FIGURES from Trust for 2009 released to the Irish Examiner show it carried out almost 11,000 consultations last year, almost 7,000 of which were with Irish people and more than 3,500 with foreigners.
The service is person-orientated, and the charity meets on average 100 to 120 people weekly (about 5,000 throughout the year) in daily journeys through the city.
According to Trust founder Alice Leahy, time spent with people can range from dressings, advice on medication, housing and entitlements, referral to specialist services, assistance with washing/showering, foot-care (extremely time consuming yet hugely beneficial to those using Trust’s services), contact with families, doctors, community welfare officers, solicitors, hospitals especially emergency departments and explanation of medication. Human contact is a vital component of the work.
“While this would not be seen as structured outreach – all interactions lead to listening, advising and ultimately assisting people,” Ms Leahy said.
“Contact is also maintained with people in hospital, prison or nursing homes through visits, letters or phone calls,” she said.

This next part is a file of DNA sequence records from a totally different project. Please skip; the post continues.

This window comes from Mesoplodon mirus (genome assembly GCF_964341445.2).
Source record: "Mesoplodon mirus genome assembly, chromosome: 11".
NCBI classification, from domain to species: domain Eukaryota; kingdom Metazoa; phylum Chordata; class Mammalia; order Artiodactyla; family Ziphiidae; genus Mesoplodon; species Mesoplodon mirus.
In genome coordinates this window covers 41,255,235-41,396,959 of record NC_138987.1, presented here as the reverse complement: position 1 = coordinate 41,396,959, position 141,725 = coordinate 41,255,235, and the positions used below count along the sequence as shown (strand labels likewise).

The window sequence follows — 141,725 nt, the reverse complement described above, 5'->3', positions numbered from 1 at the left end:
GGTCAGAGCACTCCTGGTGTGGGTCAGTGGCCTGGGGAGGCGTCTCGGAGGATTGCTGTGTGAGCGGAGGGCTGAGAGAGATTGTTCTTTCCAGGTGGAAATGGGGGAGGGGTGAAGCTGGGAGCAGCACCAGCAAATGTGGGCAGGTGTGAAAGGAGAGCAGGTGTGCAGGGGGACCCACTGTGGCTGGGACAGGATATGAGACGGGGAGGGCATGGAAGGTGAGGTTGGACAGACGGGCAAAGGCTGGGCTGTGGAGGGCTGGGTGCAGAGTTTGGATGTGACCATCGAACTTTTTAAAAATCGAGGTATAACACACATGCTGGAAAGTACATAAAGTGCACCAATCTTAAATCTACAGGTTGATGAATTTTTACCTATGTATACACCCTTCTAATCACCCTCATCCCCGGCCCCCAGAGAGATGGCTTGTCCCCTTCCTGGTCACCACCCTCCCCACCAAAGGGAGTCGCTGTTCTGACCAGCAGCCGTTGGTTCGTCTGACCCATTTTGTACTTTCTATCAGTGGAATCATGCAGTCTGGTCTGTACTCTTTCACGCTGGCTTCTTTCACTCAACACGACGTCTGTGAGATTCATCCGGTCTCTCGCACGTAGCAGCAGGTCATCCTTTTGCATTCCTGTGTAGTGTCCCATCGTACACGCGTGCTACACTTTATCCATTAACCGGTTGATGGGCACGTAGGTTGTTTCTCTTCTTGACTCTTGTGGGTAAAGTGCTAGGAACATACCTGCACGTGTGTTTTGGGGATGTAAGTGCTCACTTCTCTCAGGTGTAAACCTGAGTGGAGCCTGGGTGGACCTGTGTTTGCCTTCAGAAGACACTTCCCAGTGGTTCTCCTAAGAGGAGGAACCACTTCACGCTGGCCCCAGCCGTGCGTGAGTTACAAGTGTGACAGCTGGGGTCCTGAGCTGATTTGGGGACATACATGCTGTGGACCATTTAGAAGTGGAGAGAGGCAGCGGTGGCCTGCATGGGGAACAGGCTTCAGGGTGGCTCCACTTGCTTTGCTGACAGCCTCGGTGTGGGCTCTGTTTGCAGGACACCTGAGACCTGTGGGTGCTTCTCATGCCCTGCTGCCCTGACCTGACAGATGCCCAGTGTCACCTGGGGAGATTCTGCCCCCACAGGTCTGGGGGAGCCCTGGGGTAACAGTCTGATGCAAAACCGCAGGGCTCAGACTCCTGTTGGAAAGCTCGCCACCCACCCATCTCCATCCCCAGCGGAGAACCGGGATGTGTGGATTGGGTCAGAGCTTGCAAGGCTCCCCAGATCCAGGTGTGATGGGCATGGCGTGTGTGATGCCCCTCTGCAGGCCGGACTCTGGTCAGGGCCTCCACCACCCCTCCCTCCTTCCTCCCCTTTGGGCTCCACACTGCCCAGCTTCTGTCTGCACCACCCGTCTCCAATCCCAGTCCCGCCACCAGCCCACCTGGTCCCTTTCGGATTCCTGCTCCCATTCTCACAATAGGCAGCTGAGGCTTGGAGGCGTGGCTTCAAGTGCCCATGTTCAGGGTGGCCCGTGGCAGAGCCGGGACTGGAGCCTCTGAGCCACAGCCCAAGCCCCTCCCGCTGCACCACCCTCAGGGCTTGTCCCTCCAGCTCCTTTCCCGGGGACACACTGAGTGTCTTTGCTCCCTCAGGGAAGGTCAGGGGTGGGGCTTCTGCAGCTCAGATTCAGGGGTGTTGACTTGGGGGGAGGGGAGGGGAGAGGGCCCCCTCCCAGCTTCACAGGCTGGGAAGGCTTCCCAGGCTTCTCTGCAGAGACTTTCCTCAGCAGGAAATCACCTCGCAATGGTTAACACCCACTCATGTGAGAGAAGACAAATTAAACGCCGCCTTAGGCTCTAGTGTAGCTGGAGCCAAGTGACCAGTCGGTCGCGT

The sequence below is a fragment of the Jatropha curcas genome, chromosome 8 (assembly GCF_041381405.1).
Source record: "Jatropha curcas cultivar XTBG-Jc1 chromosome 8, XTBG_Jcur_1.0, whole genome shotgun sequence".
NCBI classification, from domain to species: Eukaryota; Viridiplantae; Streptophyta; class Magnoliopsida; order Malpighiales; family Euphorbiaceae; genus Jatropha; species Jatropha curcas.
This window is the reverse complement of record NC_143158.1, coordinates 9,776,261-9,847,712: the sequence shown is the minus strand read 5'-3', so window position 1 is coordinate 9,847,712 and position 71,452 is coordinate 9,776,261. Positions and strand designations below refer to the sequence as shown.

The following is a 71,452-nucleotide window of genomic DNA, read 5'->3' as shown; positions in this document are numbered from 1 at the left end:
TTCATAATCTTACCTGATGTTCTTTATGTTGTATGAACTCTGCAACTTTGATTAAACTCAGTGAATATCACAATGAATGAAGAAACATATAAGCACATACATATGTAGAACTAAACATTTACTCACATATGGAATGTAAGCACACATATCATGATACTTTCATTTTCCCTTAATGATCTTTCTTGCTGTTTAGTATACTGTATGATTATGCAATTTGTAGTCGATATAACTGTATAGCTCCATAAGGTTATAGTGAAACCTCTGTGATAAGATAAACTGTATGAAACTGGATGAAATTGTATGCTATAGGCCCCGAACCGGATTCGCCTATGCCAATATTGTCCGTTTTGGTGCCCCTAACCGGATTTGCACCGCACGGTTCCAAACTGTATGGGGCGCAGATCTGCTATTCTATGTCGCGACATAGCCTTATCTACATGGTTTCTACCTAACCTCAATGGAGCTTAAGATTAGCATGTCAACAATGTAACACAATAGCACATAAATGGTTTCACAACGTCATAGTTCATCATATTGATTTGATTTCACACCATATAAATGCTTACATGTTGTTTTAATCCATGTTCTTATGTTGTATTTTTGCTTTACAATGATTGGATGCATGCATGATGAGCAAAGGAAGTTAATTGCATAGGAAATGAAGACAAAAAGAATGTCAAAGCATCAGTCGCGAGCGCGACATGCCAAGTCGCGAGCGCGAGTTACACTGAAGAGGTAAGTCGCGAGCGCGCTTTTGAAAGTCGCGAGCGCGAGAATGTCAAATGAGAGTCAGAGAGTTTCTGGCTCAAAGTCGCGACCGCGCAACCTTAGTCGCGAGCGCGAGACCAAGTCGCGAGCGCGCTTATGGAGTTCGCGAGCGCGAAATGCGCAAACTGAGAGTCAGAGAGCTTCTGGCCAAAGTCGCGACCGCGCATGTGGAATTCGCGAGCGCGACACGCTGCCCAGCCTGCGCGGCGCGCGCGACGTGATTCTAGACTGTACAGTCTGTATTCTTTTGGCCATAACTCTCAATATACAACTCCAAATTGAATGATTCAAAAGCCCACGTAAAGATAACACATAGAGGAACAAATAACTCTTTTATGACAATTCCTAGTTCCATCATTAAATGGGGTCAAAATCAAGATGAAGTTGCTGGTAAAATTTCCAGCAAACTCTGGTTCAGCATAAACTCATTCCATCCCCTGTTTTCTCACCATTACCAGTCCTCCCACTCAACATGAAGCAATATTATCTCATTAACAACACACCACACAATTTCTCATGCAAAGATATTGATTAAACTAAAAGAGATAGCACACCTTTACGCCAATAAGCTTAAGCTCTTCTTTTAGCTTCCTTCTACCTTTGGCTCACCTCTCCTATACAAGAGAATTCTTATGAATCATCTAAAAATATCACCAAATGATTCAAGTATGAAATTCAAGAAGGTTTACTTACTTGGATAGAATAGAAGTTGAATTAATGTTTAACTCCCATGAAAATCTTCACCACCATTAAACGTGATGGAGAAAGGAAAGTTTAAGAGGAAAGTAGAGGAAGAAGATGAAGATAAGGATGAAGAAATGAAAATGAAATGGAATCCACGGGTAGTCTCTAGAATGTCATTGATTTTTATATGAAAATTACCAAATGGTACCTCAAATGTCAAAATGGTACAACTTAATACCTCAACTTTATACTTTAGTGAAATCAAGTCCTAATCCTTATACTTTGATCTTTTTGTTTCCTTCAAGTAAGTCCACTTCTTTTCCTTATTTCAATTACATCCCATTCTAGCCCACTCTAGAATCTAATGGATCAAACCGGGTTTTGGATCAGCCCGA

Almost 4,500 showers were taken at the charity’s centre last year, but according to Trust, that the city does not provide public showers remains a serious area of concern. In 2006, the charity submitted a detailed proposal to Dublin City Council and commissioned an architect to draw up plans for public showers.
“The ability to have a shower and maintain personal hygiene is a fundamental right and critical to maintaining good health. Trust is not a public washing facility but provides shower facilities and cannot cope with increasing demand,” Ms Leahy says.
“Other European cities have these public facilities and given the innovative nature of the plans that Trust has prepared it is clear this could even become a signature service in Dublin.
“We have met Dublin City Council, the minister for the environment and other interests involved, and are continuing to work to seek to have these facilities provided. This is a need that is not being addressed,” she says.
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